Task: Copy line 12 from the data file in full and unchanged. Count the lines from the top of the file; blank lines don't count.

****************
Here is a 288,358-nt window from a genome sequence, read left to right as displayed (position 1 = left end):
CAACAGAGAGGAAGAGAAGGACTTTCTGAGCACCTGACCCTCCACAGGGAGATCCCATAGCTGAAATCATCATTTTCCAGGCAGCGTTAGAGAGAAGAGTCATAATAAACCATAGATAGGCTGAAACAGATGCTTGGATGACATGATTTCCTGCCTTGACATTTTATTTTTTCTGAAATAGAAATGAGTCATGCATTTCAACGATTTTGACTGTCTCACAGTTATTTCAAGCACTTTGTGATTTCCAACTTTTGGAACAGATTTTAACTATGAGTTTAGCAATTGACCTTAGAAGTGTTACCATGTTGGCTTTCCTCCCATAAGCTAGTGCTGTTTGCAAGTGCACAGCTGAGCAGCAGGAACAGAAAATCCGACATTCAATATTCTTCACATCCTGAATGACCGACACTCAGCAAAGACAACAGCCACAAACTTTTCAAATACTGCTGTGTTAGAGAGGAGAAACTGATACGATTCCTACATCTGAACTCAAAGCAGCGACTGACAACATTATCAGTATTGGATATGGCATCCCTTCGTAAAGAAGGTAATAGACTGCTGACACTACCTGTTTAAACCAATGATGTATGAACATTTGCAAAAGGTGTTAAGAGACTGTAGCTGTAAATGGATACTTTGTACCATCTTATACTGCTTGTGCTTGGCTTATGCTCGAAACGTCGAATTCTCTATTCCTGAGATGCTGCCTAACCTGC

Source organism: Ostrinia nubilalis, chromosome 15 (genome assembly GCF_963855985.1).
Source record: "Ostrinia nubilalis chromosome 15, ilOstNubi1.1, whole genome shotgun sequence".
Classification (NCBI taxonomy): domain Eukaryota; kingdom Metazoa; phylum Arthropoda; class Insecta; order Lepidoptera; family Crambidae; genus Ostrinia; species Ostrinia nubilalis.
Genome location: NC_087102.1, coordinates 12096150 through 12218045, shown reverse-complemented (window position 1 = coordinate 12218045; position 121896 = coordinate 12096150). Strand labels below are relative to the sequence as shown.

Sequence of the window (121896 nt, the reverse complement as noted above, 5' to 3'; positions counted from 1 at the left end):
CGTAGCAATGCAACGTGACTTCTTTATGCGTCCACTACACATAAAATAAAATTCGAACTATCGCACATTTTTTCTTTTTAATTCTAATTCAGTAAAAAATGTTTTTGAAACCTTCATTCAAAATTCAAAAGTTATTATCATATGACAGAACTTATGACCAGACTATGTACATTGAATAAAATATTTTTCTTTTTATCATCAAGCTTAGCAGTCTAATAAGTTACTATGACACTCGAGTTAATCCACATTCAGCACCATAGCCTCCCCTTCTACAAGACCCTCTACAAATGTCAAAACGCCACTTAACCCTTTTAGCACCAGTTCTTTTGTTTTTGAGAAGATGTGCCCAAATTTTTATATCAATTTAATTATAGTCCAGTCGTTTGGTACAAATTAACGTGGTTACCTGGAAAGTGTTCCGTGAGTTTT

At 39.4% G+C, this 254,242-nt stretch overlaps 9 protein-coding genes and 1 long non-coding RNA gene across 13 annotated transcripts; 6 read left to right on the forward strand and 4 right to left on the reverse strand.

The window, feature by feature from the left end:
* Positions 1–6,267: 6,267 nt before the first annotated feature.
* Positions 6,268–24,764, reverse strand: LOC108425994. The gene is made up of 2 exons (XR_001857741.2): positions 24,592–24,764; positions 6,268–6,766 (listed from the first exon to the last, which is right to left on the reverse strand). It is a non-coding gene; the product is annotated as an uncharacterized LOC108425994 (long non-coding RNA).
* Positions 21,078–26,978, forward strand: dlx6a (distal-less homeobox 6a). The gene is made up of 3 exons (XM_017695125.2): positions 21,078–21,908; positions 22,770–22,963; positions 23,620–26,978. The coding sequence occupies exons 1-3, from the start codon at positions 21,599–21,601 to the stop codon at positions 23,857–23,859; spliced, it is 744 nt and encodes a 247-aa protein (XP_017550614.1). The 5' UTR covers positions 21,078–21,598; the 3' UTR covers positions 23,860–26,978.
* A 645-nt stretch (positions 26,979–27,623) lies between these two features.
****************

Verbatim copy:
* Positions 6,268–24,764, reverse strand: LOC108425994. The gene is made up of 2 exons (XR_001857741.2): positions 24,592–24,764; positions 6,268–6,766 (listed from the first exon to the last, which is right to left on the reverse strand). It is a non-coding gene; the product is annotated as an uncharacterized LOC108425994 (long non-coding RNA).